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Effective Gun Regulation


Kevin Williamson gives HRC some advise on effectively addressing gun violence in Some Advice for President Clinton:

Let us begin with the basics: The United States of America may be a beacon of liberty and prosperity to the world, but it is also a horrifyingly violent society. Firearms are not the live variable in this: We are off the charts when it comes to stabbings, beating people to death, strangulations, homicidal drownings, any kind of murder you can think of. We also have very high rates of deaths from drugs and alcohol, motor-vehicle mishaps, accidents, and the like. The question of why, exactly, that is the case is a matter of intense scholarly interest, and there is, so far, no conclusive answer. But any discussion of homicide in the United States, whether it is of the Chicago street-corner-gangster variety or the lonely-misfit-shoots-up-the-school variety, must begin with the knowledge that we are an unusually violent and unruly people, and have been for a long time. The Swiss keep the prime criminal demographic, young men, armed to the teeth, not with what your friends like to call “military-style” weapons but with actual military weapons, and they have fewer murders in a year than Chicago has on a bad Saturday night. The issue is the character of the people, not the state of gun laws.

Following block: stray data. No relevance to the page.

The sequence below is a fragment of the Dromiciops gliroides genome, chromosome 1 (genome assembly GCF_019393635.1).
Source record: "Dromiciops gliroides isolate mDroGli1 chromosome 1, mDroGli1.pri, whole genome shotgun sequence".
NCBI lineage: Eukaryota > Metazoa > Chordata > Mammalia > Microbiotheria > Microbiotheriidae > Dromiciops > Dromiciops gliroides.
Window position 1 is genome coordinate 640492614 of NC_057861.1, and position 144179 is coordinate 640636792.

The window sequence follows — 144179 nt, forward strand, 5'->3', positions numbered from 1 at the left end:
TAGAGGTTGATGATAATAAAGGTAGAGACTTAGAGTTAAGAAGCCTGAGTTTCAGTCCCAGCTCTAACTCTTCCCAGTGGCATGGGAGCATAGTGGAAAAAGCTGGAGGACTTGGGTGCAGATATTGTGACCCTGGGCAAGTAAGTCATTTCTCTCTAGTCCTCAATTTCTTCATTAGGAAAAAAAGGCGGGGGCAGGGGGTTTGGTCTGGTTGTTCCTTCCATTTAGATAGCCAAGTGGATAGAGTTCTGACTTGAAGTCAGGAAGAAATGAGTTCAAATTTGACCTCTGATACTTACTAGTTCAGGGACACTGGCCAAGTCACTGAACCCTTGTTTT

But that is not to say that there is not room for improvement when it comes to the intersection of guns, crime, and violence. And that’s where you could, if you were so inclined, proceed in a way that not only wouldn’t antagonize Second Amendment partisans such as myself but would in fact invite our cooperation.